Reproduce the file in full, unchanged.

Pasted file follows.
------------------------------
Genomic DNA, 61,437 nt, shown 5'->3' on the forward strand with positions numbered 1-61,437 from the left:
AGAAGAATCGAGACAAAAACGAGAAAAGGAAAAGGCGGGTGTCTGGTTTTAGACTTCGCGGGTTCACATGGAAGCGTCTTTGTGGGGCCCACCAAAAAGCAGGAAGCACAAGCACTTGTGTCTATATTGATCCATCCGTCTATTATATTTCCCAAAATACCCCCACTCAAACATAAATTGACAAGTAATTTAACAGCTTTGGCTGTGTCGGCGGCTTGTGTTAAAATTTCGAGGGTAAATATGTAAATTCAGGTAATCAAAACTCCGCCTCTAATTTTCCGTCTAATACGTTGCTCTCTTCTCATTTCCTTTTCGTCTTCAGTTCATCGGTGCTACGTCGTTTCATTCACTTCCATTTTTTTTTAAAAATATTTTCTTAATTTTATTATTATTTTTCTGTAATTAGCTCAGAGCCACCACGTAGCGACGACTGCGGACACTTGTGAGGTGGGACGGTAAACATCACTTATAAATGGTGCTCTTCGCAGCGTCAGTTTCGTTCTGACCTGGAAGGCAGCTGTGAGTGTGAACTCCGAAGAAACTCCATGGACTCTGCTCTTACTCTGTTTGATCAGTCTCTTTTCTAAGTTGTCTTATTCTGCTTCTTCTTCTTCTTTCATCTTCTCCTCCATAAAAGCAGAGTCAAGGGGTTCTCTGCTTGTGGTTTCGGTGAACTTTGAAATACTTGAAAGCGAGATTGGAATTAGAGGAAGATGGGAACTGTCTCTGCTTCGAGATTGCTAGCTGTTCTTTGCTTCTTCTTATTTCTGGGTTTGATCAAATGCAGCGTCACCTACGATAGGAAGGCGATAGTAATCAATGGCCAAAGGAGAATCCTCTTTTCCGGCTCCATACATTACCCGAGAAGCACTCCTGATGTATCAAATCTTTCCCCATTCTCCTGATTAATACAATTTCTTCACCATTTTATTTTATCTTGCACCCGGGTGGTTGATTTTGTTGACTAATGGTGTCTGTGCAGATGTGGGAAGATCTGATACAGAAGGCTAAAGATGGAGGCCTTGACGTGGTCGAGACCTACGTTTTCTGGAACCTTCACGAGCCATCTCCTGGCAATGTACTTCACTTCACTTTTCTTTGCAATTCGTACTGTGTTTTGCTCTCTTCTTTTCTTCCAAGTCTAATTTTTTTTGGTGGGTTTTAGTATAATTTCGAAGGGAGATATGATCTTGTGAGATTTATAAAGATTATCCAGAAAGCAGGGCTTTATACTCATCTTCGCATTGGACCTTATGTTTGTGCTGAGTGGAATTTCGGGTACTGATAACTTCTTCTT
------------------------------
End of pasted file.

Genomic DNA, 61,437 nt, shown 5'->3' on the forward strand with positions numbered 1-61,437 from the left:
AGAAGAATCGAGACAAAAACGAGAAAAGGAAAAGGCGGGTGTCTGGTTTTAGACTTCGCGGGTTCACATGGAAGCGTCTTTGTGGGGCCCACCAAAAAGCAGGAAGCACAAGCACTTGTGTCTATATTGATCCATCCGTCTATTATATTTCCCAAAATACCCCCACTCAAACATAAATTGACAAGTAATTTAACAGCTTTGGCTGTGTCGGCGGCTTGTGTTAAAATTTCGAGGGTAAATATGTAAATTCAGGTAATCAAAACTCCGCCTCTAATTTTCCGTCTAATACGTTGCTCTCTTCTCATTTCCTTTTCGTCTTCAGTTCATCGGTGCTACGTCGTTTCATTCACTTCCATTTTTTTTTAAAAATATTTTCTTAATTTTATTATTATTTTTCTGTAATTAGCTCAGAGCCACCACGTAGCGACGACTGCGGACACTTGTGAGGTGGGACGGTAAACATCACTTATAAATGGTGCTCTTCGCAGCGTCAGTTTCGTTCTGACCTGGAAGGCAGCTGTGAGTGTGAACTCCGAAGAAACTCCATGGACTCTGCTCTTACTCTGTTTGATCAGTCTCTTTTCTAAGTTGTCTTATTCTGCTTCTTCTTCTTCTTTCATCTTCTCCTCCATAAAAGCAGAGTCAAGGGGTTCTCTGCTTGTGGTTTCGGTGAACTTTGAAATACTTGAAAGCGAGATTGGAATTAGAGGAAGATGGGAACTGTCTCTGCTTCGAGATTGCTAGCTGTTCTTTGCTTCTTCTTATTTCTGGGTTTGATCAAATGCAGCGTCACCTACGATAGGAAGGCGATAGTAATCAATGGCCAAAGGAGAATCCTCTTTTCCGGCTCCATACATTACCCGAGAAGCACTCCTGATGTATCAAATCTTTCCCCATTCTCCTGATTAATACAATTTCTTCACCATTTTATTTTATCTTGCACCCGGGTGGTTGATTTTGTTGACTAATGGTGTCTGTGCAGATGTGGGAAGATCTGATACAGAAGGCTAAAGATGGAGGCCTTGACGTGGTCGAGACCTACGTTTTCTGGAACCTTCACGAGCCATCTCCTGGCAATGTACTTCACTTCACTTTTCTTTGCAATTCGTACTGTGTTTTGCTCTCTTCTTTTCTTCCAAGTCTAATTTTTTTTGGTGGGTTTTAGTATAATTTCGAAGGGAGATATGATCTTGTGAGATTTATAAAGATTATCCAGAAAGCAGGGCTTTATACTCATCTTCGCATTGGACCTTATGTTTGTGCTGAGTGGAATTTCGGGTACTGATAACTTCTTCTT